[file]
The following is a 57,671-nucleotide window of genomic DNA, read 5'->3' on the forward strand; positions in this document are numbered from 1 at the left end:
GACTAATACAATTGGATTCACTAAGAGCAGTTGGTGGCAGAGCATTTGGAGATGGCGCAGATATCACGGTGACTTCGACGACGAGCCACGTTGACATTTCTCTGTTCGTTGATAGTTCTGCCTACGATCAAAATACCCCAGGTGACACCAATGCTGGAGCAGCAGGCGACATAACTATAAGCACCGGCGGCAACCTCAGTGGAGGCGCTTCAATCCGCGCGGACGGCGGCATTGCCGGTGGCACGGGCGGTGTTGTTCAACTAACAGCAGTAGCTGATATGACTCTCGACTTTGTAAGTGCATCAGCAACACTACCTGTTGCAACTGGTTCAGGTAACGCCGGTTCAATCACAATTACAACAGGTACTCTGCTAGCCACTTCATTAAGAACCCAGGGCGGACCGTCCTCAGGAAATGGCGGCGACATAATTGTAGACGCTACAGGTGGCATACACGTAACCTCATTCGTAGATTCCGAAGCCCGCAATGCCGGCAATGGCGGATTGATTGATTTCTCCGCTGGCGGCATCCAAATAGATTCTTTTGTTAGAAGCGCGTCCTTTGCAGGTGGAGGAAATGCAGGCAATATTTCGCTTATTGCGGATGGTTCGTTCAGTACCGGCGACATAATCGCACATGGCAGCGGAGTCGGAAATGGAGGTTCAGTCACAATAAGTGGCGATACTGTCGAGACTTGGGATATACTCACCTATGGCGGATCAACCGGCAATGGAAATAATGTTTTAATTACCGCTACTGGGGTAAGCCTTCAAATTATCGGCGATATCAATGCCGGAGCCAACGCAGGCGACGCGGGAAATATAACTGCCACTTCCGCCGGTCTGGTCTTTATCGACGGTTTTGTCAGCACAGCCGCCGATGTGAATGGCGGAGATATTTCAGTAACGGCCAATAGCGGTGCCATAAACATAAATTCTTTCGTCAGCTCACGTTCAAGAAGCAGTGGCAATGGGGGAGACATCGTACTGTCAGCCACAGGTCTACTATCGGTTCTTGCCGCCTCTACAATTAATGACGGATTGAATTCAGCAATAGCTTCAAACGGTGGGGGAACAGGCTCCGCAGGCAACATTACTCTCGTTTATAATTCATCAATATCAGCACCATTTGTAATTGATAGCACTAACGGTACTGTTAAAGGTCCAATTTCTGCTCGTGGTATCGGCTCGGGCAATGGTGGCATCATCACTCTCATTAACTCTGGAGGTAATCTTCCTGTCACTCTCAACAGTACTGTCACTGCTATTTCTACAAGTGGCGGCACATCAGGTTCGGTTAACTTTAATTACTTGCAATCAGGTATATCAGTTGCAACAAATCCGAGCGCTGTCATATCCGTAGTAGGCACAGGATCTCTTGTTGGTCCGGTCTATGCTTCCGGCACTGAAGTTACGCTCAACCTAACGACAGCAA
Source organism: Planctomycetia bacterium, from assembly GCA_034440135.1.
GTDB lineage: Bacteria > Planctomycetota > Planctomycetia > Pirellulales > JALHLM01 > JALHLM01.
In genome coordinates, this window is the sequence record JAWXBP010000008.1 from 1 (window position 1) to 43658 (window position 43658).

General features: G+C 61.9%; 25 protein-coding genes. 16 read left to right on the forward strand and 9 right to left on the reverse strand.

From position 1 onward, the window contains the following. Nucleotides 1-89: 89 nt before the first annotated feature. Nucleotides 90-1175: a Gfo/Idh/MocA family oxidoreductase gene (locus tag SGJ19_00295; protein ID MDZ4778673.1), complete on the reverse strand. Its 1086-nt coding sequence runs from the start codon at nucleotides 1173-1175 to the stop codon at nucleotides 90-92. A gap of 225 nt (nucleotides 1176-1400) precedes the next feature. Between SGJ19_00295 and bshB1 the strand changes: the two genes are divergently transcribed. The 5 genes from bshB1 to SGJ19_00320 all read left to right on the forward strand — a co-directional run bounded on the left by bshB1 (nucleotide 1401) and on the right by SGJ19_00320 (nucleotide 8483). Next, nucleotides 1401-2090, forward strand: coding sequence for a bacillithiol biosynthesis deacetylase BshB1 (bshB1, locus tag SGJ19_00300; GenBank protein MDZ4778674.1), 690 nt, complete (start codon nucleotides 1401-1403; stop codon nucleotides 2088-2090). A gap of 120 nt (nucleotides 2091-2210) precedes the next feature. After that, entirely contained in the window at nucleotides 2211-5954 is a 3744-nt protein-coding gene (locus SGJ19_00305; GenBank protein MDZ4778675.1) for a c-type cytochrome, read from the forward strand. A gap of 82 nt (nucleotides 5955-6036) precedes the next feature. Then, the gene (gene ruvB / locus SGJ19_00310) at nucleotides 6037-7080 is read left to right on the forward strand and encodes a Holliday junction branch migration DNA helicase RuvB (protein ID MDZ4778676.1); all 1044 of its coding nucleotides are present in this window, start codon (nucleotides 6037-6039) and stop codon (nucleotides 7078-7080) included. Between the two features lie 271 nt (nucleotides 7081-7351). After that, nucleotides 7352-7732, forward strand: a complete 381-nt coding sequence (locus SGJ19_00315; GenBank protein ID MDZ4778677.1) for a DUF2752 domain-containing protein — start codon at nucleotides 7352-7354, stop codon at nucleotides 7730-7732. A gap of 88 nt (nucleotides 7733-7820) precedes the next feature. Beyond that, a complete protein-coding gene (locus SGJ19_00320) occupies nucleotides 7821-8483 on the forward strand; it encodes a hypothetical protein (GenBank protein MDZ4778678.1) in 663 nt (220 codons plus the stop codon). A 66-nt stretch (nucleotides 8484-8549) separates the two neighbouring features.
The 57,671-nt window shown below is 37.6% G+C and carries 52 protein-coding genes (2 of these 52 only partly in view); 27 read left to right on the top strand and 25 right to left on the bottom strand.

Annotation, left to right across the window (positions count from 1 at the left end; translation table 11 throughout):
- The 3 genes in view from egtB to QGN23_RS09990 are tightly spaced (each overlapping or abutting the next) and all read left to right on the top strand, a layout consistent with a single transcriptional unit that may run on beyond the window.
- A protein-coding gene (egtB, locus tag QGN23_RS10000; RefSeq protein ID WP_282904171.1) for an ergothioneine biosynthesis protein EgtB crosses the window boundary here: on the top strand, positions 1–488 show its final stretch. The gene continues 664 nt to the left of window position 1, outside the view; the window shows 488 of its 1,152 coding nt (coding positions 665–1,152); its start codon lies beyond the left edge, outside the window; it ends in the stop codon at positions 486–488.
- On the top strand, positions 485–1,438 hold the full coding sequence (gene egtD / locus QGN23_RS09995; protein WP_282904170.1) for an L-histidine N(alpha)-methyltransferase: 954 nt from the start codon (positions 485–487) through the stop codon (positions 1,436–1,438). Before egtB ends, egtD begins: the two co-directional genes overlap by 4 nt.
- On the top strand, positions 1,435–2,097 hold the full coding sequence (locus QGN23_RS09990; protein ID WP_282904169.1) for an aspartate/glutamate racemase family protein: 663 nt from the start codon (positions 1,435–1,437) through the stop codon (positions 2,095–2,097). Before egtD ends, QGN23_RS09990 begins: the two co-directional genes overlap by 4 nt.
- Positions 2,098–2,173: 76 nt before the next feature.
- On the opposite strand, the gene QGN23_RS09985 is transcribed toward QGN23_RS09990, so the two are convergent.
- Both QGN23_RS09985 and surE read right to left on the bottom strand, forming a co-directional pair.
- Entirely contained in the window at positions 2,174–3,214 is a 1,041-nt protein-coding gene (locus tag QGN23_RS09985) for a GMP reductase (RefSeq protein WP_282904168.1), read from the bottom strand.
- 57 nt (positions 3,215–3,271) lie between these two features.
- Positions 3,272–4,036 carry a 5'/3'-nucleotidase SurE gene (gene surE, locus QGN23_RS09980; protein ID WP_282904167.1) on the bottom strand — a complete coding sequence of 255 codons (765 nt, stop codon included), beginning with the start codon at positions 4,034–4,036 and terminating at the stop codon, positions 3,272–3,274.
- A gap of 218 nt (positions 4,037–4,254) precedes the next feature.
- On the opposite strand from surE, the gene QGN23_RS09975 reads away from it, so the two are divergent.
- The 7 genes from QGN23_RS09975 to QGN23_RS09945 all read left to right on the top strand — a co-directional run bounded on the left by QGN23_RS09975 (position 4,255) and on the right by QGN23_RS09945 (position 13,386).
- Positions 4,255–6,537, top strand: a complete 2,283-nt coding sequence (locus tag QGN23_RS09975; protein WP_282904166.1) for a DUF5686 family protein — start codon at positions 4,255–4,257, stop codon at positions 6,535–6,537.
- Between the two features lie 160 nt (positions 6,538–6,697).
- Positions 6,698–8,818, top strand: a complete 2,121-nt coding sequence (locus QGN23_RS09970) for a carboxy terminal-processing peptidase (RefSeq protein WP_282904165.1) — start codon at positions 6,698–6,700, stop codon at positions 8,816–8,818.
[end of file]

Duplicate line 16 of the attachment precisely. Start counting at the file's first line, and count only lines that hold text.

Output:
- Both QGN23_RS09985 and surE read right to left on the bottom strand, forming a co-directional pair.